Sunday, March 30, 2014

A Hidden Gem!

 On our last trip to France back in October, 2012, to the Nice area, we ventured just into Italy to explore some incredible medieval villages north of Ventimiglia.  Dolceacqua was the first village that hangs over the valley.  It was made famous by a Monet painting of its lovely bridge that connects both sides of the village

The famous bridge
The town hangs over the valley

Leading into its dank and dark interior
In the sleepy town square, a young lady was selling wine made by her father along with olive oil.  We were not greatly impressed by our tasting, but I bought a bottle to be courteous for 12 Euro, I think,  for later drinking back home.

"Maixei" may be a wine coop also

This is a "Superior" bottling meeting higher standards

The wine was the 2010 vintage of Rossese di Dolceacqua, the only area in the world that grows this grape that was imported from Provence.  This DOC wine must contain 95% Rossese juice.

We cellared this wine until yesterday's repast of a lovely corned beef and veggies.  After decanting for an hour, we were surprised to see a wine of a lovely, light ruby color.  It opened up to become a lovely, fragrant wine with cooked cherries,  blackcurrant and rose essences.  It was slightly dry and tannic but very fruity and flavorful.  Delightful!!

Too bad it is so hard to find in the US.  So I am planning for next year's return trip to the French and Italian Rivieras with a few days inland back to the beautiful villages of the Nervia valley and its great Rossese wines and wonderful cuisine.

You never know what a bottle of wine can become!

If any of you are interested in further wine tasting studies, I suggest you go to the Dining  and Wine section of the NY Times and a feature written by Eric Asimov entitled "WINE SCHOOL."  He will suggest 3 bottles of wine from a particular wine and vintage to taste and critique following his suggested guidelines.  This has been fun so far as one bottle suggested was liked by about 2-1 for those of us not liking it!!  ENJOY!


Saturday, March 22, 2014

I actually made a roast!!

I feel as if I have crawled out of a deep hole.  As is usually the case, (SIGH), as I get older, the weight comes on faster and tends to stay a while.  Having always been quite slender, this is nonetheless very disturbing.  But, on the other hand, I am considered very healthy by the doctors, so it is what it is and I am finally willing to accept this fact of life.

Still, very little of any interest has been eaten in the last 8 weeks.  No bread, no desserts, and so forth.  You get the picture.  Both the Trout and I have lost some weight and we really do feel much better.  But tonight, it was time to start cooking again and we had a good time putting dinner on the table.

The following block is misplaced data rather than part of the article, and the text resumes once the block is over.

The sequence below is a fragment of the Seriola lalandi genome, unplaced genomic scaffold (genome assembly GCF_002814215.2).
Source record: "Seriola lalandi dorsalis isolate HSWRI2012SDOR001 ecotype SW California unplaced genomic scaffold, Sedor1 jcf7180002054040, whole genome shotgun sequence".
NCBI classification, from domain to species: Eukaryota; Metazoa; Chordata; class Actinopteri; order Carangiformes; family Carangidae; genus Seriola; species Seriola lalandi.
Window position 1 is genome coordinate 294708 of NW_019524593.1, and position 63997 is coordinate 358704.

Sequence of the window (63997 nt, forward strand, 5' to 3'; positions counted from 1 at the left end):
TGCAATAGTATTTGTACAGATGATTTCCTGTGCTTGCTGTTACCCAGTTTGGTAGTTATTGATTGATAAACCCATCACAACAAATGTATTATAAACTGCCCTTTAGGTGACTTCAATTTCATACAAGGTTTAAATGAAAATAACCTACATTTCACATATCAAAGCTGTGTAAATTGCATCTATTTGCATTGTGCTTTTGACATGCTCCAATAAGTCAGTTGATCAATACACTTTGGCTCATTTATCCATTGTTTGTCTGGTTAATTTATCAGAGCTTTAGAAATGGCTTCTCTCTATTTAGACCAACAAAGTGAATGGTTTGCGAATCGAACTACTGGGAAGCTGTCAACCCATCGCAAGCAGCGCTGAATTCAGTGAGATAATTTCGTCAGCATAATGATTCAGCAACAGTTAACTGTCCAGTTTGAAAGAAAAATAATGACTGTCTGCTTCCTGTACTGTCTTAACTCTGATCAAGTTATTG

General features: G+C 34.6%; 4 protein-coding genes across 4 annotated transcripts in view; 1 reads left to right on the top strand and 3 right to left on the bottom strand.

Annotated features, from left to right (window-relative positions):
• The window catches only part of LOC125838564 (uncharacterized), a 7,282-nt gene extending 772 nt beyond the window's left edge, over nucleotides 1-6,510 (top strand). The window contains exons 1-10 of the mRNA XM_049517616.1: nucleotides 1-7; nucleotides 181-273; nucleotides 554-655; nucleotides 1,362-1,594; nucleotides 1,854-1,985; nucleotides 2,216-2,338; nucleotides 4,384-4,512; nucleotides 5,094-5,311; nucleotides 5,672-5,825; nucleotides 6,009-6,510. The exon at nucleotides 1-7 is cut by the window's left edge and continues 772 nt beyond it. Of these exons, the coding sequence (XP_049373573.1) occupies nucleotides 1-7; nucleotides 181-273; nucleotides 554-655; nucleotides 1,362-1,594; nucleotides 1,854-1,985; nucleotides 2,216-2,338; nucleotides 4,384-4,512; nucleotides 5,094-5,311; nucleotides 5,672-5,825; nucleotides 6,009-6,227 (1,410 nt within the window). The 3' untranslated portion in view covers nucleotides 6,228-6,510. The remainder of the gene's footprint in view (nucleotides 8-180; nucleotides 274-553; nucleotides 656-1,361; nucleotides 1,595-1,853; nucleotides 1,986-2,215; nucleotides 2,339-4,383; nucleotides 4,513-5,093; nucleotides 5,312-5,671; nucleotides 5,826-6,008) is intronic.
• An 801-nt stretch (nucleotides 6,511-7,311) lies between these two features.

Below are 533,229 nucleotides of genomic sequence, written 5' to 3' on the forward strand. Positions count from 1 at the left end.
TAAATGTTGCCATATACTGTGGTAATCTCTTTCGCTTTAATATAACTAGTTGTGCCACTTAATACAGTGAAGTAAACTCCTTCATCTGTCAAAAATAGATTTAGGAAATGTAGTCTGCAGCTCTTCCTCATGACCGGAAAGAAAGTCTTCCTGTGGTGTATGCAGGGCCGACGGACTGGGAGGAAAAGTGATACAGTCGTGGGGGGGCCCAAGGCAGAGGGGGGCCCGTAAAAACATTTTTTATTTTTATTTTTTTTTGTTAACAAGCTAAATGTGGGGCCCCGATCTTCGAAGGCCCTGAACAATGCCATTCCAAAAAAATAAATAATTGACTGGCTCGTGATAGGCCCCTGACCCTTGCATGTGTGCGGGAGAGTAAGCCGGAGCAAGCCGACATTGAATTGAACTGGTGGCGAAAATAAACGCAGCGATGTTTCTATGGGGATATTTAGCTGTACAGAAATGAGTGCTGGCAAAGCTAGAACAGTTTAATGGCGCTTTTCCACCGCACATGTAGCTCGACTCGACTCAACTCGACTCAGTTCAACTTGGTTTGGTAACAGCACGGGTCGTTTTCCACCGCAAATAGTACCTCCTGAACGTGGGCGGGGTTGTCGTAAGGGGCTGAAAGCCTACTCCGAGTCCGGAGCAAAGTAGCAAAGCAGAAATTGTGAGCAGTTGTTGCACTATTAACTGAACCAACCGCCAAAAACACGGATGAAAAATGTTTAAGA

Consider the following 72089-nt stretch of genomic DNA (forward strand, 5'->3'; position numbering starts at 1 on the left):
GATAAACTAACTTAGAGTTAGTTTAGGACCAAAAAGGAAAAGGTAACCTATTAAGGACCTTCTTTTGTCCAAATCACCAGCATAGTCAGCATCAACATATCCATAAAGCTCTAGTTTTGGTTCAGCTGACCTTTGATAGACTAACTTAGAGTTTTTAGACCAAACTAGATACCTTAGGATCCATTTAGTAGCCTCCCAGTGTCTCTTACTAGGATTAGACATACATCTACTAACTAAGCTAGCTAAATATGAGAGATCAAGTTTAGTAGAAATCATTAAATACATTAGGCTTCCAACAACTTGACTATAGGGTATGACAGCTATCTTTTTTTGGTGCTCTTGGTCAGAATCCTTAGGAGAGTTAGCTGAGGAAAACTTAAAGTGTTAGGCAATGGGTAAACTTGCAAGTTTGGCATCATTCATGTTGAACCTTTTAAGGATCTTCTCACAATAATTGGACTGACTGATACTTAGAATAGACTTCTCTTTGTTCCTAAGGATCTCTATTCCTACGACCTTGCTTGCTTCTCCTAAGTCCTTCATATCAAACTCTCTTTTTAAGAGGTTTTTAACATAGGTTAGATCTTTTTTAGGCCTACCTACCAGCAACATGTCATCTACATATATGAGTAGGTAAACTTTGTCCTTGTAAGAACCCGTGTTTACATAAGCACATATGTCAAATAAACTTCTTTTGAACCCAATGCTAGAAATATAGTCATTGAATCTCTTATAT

The Trout is always trolling for interesting recipes.  I spend time on Pinterest and find recipes that look interesting to me.  He won this round and I think it was a good choice.

Al Capone Roast
  found on Allrecipes

3 pounds flank steak, pounded thin for easy rolling
1/4 cup olive oil
Finely chopped black olives
1 cup minced fresh mushrooms
8 slices proscuitto
6 slices mortadella
Several thin slices of mozzarella
10 slices pepperoni sausage
1 tablespoon fresh oregano or dried Italian seasoning
1 teaspoon garlic salt

Preheat oven to 350 degrees.   Rub the flank steak with olive oil on both sides.  Sprinkle the mushrooms and olives over the steak.  Place a layer or prosciutto, mortadella, mozzarella and then pepperoni.  Season with oregano and garlic salt.

Roll up the steak against the grain (long side toward you) and once again, coat the outside with olive oil.

Heat a large cast iron skillet over high heat.  Sear the roast over the entire outside.  Leave the roast in the skillet and place it in the oven.

Roast for 1 hour or until the internal temperature in the center of the roast reaches 160 degrees.  Let rest 10 minutes before slicing and serving.  In total honesty, I took the roast out after 45 minutes and let it rest for 10 minutes.  It has a medium rare cast towards the center which was perfect for us.  Yes, it could have roasted another 15 minutes in the oven.  But, I felt it was still quite perfect this way.  Actually, quite delicious.

From what I have read, the Al Capone Roast is pretty normal table fare in the Boston area.  As I understand, you can go into a butcher and buy it all prepared for the oven.  I have not quite figured out why Boston is the city that celebrates this "well known man," but that is what I have read.  

So many of you kind, dear friends have been asking about our granddaughter, Rachel.  She was diagnosed with juvenile rheumatoid arthritis in January. Today she received her 8th injection of the drug Actemra, and I am pleased to report, she is doing quite well.  The last few weeks have not been without incidence.   The rash and pain and sleeplessness have been there, but overall, Rachel is doing quite well.  Even though I am not near her, my contact with Rachel over phone calls tells me she has matured quite a bit.  She always thanks me for my support.  Bless you little girl.   We have to be grateful for all the doctors and scientists out there producing these medicines for all of us.  We are living in a generation where anything is possible.

Thank you to all of you for your concern and caring and prayers.